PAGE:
Demetrios J Agriantonis

University of Wisconsin, Madison, Madison, MS, United States

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Publications (5)17.12 Total impact

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    ABSTRACT: Spontaneous perirenal hemorrhage (SPH), also known as W├╝nderlich's syndrome, is a rare urological emergency. This article reviews the most common causes of SPH and the role of imaging in establishing the correct diagnosis and in guiding the appropriate therapy. A thorough understanding of underlying etiologies, imaging appearances, optimal imaging techniques, and follow-up protocols are crucial to recognize patients with SPH due to benign disease and avoid unnecessary nephrectomies.
    Emergency Radiology 02/2011; 18(4):329-34.
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    ABSTRACT: To compare colonic cleansing and fluid retention of double-dose magnesium citrate with those of single-dose sodium phosphate in patients undergoing computed tomographic (CT) colonography. This retrospective HIPAA-compliant clinical study had institutional review board approval; informed consent was waived. The study included 118 consecutive patients given single-dose sodium phosphate for bowel catharsis and 115 consecutive patients at risk for phosphate nephropathy, who were instead given double-dose magnesium citrate. The bowel preparation regimen was otherwise identical. Four-point scales were used to assess residual stool and fluid in the six colonic segments, and attenuation of residual fluid was measured. An a priori power analysis was performed, and unpaired t tests with Welch correction were used to compare the two groups on stool and fluid scores and fluid attenuation. Both cathartic regimens offered excellent colon cleansing, with no significant difference for residual stool in any of the six segments. Stool scores of 1 or 2 (ie, no residual stool or residual stool <5 mm) were recorded in 88.6% (627 of 708) of colonic segments in the sodium phosphate group and in 88.1% (608 of 690) in the magnesium citrate group. No clinically important differences were seen in residual fluid scores in any of the six segments, with the only significant difference seen in the sigmoid colon (2.17 for sodium phosphate vs 2.44 for magnesium citrate; P< 0.01). Fluid attenuation was significantly different between magnesium citrate and sodium phosphate groups (790 HU +/- 216 vs 978 HU +/- 160; P <.001). Both sodium phosphate and magnesium citrate provided excellent colon cleansing for CT colonography. Residual stool and fluid were similar in both groups, and fluid attenuation values were closer to optimal in the magnesium citrate group. Since bowel preparation provided by both cathartics was comparable, magnesium citrate should be considered for CT colonography, particularly in patients at risk for phosphate nephropathy.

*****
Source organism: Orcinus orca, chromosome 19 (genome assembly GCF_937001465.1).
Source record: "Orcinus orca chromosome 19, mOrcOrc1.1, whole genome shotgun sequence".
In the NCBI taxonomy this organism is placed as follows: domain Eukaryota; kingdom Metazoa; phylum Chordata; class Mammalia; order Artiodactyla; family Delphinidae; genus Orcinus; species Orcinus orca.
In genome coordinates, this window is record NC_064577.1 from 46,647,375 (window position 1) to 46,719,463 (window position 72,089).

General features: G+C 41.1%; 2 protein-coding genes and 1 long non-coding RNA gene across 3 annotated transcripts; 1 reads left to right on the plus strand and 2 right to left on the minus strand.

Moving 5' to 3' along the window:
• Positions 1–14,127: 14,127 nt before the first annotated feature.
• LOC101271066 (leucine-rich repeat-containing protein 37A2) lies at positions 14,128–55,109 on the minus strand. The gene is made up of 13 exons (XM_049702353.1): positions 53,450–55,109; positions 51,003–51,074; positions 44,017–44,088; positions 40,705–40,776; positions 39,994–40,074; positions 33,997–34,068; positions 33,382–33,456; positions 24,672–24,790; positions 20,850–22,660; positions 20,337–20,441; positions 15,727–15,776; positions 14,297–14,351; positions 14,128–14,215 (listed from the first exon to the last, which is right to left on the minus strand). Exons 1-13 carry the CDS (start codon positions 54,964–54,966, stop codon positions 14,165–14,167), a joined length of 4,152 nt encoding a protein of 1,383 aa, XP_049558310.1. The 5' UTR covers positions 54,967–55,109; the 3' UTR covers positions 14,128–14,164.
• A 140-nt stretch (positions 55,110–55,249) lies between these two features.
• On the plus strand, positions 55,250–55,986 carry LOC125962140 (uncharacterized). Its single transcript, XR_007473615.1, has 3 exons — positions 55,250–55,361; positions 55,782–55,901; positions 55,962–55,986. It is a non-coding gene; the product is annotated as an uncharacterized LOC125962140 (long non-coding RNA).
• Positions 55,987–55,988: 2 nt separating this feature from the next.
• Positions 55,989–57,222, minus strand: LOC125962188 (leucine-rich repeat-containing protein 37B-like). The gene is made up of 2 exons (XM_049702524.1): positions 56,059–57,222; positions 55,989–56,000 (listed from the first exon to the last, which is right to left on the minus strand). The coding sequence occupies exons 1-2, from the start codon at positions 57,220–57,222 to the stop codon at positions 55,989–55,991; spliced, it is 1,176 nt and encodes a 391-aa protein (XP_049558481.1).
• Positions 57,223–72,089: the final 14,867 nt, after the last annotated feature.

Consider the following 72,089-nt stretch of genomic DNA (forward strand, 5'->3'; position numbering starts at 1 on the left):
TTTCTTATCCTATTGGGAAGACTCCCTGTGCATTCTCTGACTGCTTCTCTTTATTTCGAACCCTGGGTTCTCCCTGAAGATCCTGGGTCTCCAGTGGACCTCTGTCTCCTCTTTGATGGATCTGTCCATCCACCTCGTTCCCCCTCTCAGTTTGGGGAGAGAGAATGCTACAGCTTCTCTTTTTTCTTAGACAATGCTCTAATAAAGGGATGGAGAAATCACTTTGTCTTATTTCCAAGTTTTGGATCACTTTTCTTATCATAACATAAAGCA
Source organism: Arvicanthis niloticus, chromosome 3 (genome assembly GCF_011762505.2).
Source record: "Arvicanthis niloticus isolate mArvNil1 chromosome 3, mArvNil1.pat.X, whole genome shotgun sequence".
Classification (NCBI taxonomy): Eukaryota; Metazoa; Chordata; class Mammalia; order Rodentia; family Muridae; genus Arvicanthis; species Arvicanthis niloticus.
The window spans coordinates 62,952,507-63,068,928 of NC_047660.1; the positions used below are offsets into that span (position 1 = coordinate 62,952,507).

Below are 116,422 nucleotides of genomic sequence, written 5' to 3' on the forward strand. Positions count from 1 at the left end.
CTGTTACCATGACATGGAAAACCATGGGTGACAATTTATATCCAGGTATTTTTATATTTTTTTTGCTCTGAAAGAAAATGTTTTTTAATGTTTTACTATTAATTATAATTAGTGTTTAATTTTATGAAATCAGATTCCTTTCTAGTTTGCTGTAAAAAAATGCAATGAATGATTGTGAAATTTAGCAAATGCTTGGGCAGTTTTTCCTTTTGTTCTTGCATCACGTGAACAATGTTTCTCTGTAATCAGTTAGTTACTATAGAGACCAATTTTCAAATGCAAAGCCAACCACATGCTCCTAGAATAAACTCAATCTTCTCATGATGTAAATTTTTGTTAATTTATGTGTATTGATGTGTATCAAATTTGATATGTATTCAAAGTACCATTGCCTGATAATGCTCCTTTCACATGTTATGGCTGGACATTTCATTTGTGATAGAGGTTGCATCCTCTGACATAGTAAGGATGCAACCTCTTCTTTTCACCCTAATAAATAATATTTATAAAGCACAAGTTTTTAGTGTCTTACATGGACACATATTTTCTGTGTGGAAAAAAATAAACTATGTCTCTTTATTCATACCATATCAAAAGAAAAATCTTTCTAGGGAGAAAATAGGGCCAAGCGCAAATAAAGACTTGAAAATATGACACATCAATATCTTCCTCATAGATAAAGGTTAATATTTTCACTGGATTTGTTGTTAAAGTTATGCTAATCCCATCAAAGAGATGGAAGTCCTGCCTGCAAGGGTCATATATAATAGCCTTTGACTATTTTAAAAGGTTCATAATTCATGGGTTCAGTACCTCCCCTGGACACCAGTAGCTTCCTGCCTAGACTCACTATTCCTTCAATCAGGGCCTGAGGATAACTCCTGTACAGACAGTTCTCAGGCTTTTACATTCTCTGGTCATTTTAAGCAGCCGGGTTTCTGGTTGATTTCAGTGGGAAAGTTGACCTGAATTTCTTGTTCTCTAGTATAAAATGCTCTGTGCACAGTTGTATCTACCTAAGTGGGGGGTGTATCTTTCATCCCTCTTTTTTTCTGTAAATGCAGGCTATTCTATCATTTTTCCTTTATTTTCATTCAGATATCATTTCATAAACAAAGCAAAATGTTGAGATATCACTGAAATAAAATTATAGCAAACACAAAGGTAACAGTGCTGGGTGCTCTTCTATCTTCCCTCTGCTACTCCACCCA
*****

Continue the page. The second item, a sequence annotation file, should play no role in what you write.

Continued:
Radiology 01/2010; 254(1):138-44. · 6.34 Impact Factor
  • Demetrios J Agriantonis, Lance Hall, Michael A Wilson
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    ABSTRACT: One of the major limitations of planar I-131 imaging is its lack of anatomic precision. SPECT/CT offers the benefit of precise anatomic localization that planar imaging lacks. Whether for confirmation of physiologic uptake or true pathology, SPECT/CT has an important role to play in clarifying equivocal findings. We present a case of papillary thyroid cancer metastatic to the liver, a relatively rare scenario. SPECT/CT allowed definitive lesion characterization at the time of the patient's visit to the nuclear medicine department.
    Clinical nuclear medicine 05/2009; 34(4):247-8. · 3.92 Impact Factor
  • Demetrios J Agriantonis, Scott B Perlman, Walter L Longo
    Clinical nuclear medicine 11/2008; 33(10):688-9. · 3.92 Impact Factor
  • Demetrios J Agriantonis, Lance Hall, Michael A Wilson
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    ABSTRACT: Whole body iodine scans are routinely performed in the nuclear medicine department as part of the management of differentiated thyroid carcinoma. Similarly, radioactive iodine has a well-established role as an adjunct to thyroidectomy in the treatment of these patients. A thorough understanding of the normal, benign, and pathologic biodistribution of iodine is imperative for the nuclear medicine physician. This knowledge leads to the accurate determination of the presence of metastatic or recurrent carcinoma, and may even facilitate the accurate detection of an undiagnosed condition. Above all, correct image interpretation avoids unnecessary therapeutic doses. The authors describe 2 unusual examples of false positive findings in fluid-filled cavities that showcase the variety of nonmalignant entities one may encounter when interpreting metastatic surveys.
    Clinical Nuclear Medicine 06/2008; 33(5):325-7. · 2.96 Impact Factor